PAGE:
local f = io.open(arg[1])
    test = f:read '*a'


Due to an escaping problem with this Wiki, I had to substitute '[' for '{', etc in this source. Be warned!

SteveDonovan, 12 June 2012

Group and back captures

This section will dissect the behavior of group and back captures (Cg() and Cb() respectively).

Group captures (hereafter "groups") come in two flavors: named and anonymous.

    Cg(C"baz" * C"qux", "name") -- named group.

    Cg(C"foo" * C"bar")         -- anonymous group.

Let's first get the easy one out of the way: named groups inside table captures.

    Ct(Cc"foo" * Cg(Cc"bar" * Cc"baz", "TAG")* Cc"qux"):match"" 
    --> { "foo", "qux", TAG = "bar" }
In a table capture, the value of the first capture inside the group ("bar") is assigned to the corresponding key ("TAG") in the table. As you can see, Cc"baz" got lost in the process. The label must be a string (or a number that will be automatically converted to a string).

Note that the group must be a direct child of the table, otherwise, the table capture will not handle it:

    --> {"a"}

Of captures and values

Before delving into groups proper, we must first explore a subtlety in the way captures handle their subcaptures.

Some captures operate on the values produced by their subcaptures, while others operate on the capture objects. This is sometimes counter-intuitive.

Let's take the following pattern:

    (1 * C( C"b" * C"c" ) * 1):match"abcd"
    --> "bc", "b", "c"
As you can see, it inserts three values in the capture stream.

Let's wrap it in a table capture:

    Ct(1 * C( C"b" * C"c" ) * 1):match"abcd"
    --> { "bc", "b", "c" }
Ct() operates on values. In the last example, the three values that are inserted in order in the table.

Now, let's try a substitution capture:

    Cs(1 * C( C"b" * C"c" ) * 1):match"abcd"
    --> "abcd"
Cs() operates on captures. It scans the first level of its nested captures, and only takes the first value of each one. In the above example, "b" and "c" are thus discarded. Here's another example that may make things more clear:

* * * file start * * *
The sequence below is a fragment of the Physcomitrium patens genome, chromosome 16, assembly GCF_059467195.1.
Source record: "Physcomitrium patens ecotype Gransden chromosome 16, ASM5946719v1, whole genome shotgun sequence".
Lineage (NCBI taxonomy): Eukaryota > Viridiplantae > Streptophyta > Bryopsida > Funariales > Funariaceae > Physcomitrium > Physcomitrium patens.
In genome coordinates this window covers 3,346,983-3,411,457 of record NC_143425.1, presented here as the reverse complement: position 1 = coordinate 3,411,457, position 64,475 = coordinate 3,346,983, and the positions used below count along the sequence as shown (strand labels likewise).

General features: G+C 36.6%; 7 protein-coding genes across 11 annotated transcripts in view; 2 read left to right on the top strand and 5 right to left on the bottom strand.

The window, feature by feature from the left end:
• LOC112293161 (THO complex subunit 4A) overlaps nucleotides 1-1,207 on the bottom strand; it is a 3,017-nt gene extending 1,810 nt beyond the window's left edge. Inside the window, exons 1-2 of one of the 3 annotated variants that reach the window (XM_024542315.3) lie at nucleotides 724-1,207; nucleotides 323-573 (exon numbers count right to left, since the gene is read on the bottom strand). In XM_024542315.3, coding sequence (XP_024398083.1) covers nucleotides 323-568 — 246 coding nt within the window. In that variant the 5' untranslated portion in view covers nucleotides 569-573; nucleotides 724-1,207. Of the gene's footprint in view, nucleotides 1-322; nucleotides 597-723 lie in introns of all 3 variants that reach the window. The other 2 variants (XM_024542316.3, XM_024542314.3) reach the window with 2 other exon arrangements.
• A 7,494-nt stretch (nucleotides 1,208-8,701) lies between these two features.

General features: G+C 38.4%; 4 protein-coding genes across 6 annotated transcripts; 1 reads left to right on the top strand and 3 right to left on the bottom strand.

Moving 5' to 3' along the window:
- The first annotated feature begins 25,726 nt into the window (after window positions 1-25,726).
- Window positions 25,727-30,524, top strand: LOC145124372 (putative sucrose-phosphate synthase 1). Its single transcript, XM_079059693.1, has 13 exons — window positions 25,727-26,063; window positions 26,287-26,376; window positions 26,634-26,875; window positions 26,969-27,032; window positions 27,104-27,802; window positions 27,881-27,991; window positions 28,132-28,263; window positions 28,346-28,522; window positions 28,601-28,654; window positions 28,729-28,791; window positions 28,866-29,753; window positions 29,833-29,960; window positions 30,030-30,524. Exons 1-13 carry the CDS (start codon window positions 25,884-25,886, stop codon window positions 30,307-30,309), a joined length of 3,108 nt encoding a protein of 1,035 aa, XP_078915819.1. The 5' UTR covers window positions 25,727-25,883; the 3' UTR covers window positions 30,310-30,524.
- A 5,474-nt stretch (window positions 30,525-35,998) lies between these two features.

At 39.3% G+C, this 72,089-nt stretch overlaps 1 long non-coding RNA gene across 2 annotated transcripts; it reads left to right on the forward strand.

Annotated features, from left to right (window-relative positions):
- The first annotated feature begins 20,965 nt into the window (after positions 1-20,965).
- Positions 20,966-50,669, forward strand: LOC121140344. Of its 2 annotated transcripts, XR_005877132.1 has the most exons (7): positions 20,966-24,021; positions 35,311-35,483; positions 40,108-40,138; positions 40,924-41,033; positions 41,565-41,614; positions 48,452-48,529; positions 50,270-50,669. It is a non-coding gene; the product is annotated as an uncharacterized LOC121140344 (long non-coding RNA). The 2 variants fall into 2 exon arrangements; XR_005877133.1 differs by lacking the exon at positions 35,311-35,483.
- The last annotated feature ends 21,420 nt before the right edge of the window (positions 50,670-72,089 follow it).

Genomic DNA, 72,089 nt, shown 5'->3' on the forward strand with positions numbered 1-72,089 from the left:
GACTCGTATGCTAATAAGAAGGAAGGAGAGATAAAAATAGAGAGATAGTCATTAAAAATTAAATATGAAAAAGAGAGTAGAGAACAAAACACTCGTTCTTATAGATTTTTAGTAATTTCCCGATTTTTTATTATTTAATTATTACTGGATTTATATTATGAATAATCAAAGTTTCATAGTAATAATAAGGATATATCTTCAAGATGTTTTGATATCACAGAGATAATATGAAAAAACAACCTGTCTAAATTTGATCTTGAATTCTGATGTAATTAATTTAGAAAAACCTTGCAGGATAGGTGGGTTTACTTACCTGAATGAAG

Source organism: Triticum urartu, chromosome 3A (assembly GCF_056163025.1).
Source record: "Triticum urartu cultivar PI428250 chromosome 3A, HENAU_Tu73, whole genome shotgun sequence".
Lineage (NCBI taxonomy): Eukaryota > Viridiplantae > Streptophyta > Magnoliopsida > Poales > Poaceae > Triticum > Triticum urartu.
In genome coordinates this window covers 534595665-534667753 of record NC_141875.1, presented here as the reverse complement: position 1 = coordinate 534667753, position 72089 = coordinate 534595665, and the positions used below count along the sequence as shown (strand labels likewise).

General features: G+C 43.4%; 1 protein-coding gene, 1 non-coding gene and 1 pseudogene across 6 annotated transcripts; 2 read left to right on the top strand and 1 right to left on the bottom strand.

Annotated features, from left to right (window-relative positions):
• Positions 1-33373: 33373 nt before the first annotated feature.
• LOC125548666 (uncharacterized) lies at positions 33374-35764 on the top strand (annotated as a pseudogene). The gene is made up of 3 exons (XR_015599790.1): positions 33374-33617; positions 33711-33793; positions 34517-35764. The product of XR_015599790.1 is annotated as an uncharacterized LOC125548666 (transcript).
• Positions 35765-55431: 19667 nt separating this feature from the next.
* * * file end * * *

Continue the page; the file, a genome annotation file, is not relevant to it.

function the_func (bcd) 
        assert(bcd == "bcd")
        return "B", "C", "D" 

    Ct(1 * ( C"bcd" / the_func ) * 1):match"abcde"
    --> {"B", "C", "D"}  -- All values are inserted.

    Cs(1 * ( C"bcd" / the_func ) * 1):match"abcde"
    --> "aBe"   -- the "C" and "D" have been discarded.
A more detailed account of the by value / by capture behaviour of each kind of capture will be the topic of another section.

Capture opacity

Another important thing to realise is that most captures shadow their subcaptures, but some don't. As you can see in the last example, the value of C"bcd" is passed to the /function capture, but it doesn't end in the final capture list. Ct() and Cs() are also opaque in this regard. They only produce, resectively, one table or one string.

On the other hand, C() is transparent. As we've seen above, the subcaptures of C() are also inserted in the stream.

    C(C"b" * C"c"):match"bc" --> "bc", "b", "c"
The only transparent captures are C() and the anonymous Cg().

Anonymous groups

Cg() wraps its subcaptures in a single capture object, but doesn't produce anything of its own. Depending on the context, either all of its values will be inserted, or only the first one.

Here are a few examples for the anonymous groups:

    (1 * Cg(C"b" * C"c" * C"d") * 1):match"abcde"
    --> "b", "c", "d"

    Ct(1 * Cg(C"b" * C"c" * C"d") * 1):match"abcde"
    --> { "b", "c", "d" }

    Cs(1 * Cg(C"b" * C"c" * C"d") * 1):match"abcde"
    --> "abe" -- "c" and "d" are dropped.

Where this behavior is useful? In folding captures.

Let's write a very basic calculator, that adds or substracts one digit numbers.

    function calc(a, op, b)
        a, b = tonumber(a), tonumber(b)
        if op == "+" then 
            return a + b
            return a - b

    digit = R"09"

    calculate = Cf(
        C(digit) * Cg( C(S"+-") * C(digit) )^0
        , calc
    --> 4

The capture tree will look like this [*]:
    {"Cf", func = calc, children = {
        {"C", val = "1"},